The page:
I've got a couple of sets of links that I want to talk a bit about, and then the usual garden variety links... so let's just get to it.
First up, I forgot to link to Jess Zimmerman's wonderful essay Hunger Makes Me earlier. In a way, that's fortuitous, because I think that reading it in conjunction with Kristi Coulter's essay Enjoli is particularly useful. The common thread I noticed in these two essays is how much this world makes us women learn to hide our desires and even our own identities, and how much damage that does. I've written before about how unmooring I found it to realize that I'd changed myself so much to fit in to my male-dominated work environment that I didn't even really know who the real me was anymore. One of the things I've been doing since going out on my own is trying to reconnect with who I am and what I want. This has been surprisingly hard.
I'm not sure what, if anything, I'd do differently from my earlier career. I was just doing what I needed to do to build a career in my chosen field. One thing I would perhaps try to differently, though, would be to be more aware of the compromises I was making. I think those compromises were worth making, but I wish I'd noticed them more at the time. Maybe that would have helped me build a stronger core, that could have carried me through the tough times better, and left me still feeling like "me."
The more I think about it, the more I think I'd have to go back earlier, though. I'd need to go back to the little girl who first starting getting the messages that our culture sends about what is worthy of respect, what makes you smart, what makes you "cool," and all that. I can see some of those messages more clearly now, and I see my own daughters receiving them. I am starting to think that the most important, useful thing I can do for them is to teach them how to recognize their own wishes, and help them learn to be aware of when they're compromising one of those wishes. I want to help them see the obstacles they face more clearly both so that they can develop strategies for overcoming them and so that perhaps the process of overcoming them won't come with such a high cost.
Also, it would be nice to spare them some of the angst I went through.
I think that figuring out what you really want from life and who you really are is work everyone has to do. But I also think that our culture teaches girls from a very early age that these aren't even questions they have a right to ask themselves, and that this makes it harder for women to eventually find their answers. THAT is what I want to help my girls avoid. I don't know how to go about doing that, but I'm going to try.
OK, moving on....
Next, we have politics. This Brian Beutler piece about the structural issues the GOP would be facing in this election, regardless of who they had nominated, is a good.
But my Twitter feed was mostly full of people talking about this story from the Washington Post about what a new poll says about Trump voters.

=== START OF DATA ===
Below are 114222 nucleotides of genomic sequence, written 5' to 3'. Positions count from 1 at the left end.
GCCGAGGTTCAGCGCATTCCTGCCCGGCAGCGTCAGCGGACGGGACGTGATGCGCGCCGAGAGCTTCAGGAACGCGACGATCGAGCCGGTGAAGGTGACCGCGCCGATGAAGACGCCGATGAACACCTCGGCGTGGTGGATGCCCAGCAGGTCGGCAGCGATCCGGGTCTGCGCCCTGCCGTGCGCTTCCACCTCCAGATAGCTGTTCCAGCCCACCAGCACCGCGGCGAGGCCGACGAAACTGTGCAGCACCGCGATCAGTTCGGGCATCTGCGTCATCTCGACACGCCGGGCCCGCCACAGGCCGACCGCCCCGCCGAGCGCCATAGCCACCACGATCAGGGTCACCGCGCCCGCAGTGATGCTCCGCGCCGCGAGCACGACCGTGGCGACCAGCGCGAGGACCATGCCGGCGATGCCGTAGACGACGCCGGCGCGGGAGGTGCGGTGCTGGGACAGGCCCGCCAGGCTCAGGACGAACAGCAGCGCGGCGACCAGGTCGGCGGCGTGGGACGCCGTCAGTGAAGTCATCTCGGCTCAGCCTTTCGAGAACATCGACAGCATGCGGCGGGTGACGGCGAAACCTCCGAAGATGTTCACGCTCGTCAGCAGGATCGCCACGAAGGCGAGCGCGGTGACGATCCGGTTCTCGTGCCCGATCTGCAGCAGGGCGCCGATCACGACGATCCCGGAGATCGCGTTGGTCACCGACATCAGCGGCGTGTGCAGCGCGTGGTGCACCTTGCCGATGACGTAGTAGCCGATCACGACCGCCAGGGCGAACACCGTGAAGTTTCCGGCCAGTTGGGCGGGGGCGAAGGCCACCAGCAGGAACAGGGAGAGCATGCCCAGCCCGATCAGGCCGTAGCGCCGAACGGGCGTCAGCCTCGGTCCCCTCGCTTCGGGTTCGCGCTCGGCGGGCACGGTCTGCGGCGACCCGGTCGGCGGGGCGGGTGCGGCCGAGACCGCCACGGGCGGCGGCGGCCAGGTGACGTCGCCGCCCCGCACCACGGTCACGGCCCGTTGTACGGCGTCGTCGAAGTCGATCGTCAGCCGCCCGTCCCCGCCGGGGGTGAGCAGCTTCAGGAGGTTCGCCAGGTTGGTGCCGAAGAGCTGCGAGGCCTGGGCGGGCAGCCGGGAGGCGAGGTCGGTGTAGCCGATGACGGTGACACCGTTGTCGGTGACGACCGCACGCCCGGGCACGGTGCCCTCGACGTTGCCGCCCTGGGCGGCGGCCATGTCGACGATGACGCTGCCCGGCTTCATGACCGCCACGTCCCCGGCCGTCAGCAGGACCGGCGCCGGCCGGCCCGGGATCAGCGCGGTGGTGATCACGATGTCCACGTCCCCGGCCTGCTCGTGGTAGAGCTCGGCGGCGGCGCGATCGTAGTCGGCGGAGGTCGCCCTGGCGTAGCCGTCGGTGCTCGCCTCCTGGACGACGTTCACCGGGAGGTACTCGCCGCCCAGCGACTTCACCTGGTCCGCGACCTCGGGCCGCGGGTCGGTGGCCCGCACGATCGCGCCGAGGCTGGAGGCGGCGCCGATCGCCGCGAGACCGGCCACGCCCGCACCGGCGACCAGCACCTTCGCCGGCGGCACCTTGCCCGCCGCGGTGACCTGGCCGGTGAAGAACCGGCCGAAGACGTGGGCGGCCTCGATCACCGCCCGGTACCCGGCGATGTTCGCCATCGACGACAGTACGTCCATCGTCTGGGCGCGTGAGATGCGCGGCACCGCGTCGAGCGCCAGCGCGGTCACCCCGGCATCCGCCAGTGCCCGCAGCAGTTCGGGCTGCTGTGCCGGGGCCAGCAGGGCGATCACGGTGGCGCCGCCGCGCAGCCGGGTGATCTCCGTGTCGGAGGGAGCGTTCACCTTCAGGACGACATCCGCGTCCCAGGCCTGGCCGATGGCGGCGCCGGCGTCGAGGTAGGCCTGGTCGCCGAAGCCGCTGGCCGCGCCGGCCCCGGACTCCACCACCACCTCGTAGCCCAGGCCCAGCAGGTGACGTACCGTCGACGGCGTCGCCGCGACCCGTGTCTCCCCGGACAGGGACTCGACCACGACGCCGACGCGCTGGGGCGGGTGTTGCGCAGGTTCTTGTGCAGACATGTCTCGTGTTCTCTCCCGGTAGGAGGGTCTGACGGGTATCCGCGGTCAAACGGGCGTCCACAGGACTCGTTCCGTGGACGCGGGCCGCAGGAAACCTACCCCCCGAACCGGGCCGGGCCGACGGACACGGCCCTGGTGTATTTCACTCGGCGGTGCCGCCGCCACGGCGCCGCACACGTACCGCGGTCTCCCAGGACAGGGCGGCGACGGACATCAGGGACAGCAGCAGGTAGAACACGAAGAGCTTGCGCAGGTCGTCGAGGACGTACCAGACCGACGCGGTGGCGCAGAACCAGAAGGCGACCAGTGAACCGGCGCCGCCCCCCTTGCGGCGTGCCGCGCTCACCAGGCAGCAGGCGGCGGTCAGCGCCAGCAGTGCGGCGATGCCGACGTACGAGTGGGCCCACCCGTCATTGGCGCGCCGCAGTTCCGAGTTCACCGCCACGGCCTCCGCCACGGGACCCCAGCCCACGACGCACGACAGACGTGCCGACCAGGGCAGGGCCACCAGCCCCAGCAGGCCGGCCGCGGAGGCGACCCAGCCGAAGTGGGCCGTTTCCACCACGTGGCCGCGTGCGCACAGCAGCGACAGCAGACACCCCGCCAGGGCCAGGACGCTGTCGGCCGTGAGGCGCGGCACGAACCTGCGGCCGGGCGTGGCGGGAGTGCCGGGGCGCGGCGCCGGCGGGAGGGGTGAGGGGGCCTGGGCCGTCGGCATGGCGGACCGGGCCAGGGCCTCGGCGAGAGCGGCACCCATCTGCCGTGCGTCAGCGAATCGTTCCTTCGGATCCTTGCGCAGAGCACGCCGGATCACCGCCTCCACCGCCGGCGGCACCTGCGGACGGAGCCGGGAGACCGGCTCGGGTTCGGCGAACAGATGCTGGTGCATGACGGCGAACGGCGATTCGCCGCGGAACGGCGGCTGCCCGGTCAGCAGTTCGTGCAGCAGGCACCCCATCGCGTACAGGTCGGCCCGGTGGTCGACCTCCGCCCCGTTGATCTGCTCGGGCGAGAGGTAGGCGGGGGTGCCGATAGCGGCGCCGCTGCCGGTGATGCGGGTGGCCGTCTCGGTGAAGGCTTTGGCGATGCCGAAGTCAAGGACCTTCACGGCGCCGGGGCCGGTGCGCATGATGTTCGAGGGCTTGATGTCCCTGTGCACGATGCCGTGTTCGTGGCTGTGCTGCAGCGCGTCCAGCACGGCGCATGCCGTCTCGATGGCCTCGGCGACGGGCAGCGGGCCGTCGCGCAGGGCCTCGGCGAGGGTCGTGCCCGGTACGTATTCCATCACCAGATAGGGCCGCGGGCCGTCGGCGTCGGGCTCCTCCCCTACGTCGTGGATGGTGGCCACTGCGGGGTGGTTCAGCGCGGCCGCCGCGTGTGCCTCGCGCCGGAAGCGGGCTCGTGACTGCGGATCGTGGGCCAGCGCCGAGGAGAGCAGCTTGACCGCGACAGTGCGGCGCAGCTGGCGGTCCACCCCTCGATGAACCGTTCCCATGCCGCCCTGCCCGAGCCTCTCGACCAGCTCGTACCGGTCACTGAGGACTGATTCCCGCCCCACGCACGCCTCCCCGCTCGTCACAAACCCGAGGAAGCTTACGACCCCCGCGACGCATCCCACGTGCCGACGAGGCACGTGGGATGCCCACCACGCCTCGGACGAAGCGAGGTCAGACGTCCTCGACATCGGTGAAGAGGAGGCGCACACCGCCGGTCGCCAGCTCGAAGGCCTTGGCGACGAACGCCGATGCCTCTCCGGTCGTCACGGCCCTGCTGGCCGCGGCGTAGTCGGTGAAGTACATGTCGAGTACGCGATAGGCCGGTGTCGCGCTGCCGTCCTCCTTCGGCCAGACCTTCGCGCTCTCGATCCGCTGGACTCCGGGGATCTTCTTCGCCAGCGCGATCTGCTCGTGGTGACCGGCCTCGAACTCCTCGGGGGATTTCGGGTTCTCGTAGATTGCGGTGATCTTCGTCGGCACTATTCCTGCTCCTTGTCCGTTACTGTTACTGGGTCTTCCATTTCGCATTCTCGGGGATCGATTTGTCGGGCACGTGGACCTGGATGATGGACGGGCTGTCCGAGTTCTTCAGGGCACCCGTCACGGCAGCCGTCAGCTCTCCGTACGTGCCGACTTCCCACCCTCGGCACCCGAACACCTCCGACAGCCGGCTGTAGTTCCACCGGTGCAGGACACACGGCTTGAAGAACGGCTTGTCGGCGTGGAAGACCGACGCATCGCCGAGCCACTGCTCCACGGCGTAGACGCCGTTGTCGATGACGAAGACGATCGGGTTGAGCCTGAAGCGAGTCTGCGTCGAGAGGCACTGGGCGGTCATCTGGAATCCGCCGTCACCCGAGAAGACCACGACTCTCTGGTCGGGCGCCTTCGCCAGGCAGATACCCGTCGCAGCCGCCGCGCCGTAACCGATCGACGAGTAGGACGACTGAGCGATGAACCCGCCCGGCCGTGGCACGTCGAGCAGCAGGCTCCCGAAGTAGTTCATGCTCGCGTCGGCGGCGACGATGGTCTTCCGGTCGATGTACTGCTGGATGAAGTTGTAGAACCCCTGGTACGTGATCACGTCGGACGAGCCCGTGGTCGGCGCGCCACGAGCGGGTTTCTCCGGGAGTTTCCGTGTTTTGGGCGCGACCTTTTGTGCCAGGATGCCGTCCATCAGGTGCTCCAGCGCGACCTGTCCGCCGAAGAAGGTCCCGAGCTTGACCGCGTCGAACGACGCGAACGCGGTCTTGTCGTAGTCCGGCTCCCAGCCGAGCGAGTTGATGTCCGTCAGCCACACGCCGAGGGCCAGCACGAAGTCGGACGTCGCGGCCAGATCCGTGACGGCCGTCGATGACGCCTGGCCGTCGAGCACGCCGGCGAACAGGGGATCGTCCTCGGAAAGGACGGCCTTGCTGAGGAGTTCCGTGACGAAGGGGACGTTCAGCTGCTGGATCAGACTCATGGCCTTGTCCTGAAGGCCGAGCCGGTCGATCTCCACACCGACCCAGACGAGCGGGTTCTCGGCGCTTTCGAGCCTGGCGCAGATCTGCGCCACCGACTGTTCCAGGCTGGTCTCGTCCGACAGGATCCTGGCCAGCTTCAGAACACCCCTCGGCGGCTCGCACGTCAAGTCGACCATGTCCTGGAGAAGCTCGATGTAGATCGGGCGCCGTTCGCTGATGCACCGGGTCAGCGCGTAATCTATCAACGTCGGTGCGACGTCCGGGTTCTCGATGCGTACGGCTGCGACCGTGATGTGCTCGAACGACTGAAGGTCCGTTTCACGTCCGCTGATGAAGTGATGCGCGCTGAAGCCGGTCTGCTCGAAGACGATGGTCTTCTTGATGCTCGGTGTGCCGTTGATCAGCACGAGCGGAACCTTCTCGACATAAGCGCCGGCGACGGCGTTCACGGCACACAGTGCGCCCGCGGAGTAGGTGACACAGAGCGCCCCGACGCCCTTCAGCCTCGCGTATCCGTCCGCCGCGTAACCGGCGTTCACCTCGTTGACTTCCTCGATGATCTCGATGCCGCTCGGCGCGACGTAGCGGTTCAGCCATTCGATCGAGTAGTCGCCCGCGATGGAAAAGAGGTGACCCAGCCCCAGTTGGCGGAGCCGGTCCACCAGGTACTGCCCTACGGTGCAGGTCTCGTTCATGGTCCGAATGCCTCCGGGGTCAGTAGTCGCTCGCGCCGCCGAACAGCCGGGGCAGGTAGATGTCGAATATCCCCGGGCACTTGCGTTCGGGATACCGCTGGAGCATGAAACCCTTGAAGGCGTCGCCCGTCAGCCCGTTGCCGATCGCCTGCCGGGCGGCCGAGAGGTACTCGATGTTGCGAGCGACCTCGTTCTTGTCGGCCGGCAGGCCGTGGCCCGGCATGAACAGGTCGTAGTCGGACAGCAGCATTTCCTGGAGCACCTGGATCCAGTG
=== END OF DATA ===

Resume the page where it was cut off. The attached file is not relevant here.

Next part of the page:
Ross Douthat makes a good case for why this doesn't mean that there is economic uncertainty involved in the rise of Trump. Start with this tweet and read his whole thread:
1. New study shows Trump voters concentrated in distressed blue collar areas but better off than their neighbors:https://t.co/f3nLyjwd06— Ross Douthat (@DouthatNYT) August 12, 2016
BUT... he doesn't address why not all working class white people feeling this uncertainty are going for Trump. Even the relative he mentions is probably voting Democrat.
And here is a thread from Matt Yglesias expressing the counterpoint:
1. One reason I mock "economic anxiety" theories of Trumpism is I think we should interpret voter behavior as making some kind of sense.— Matthew Yglesias (@mattyglesias) August 12, 2016
I don't think we should ignore the economic stress a lot of Trump voters are experiencing. But I also don't think that gives them a pass for the ugly, racist way in which they are expressing that stress, or at least are comfortable with other people expressing it.
To argue that the Trump phenomenon is solely down to economics is to do a huge disservice to the many economically stressed people who have looked at the hatred and racism Trump is spewing and decided that is NOT the answer.
It feels like this election is setting us up to finally reckon with the fall out from the Civil Rights era. The Republican's "Southern strategy" has been faltering for awhile, but Republicans continued to subtly (and sometimes not so subtly) use race-based scaremongering to get the votes they needed to win. Trump has gone all in on this approach. As Josh Marshall points out, "mainstream" Republicans' unwillingness to distance themselves from him indicates that at a minimum, they believe that maintaining the support of these racially motivated voters is essential to win.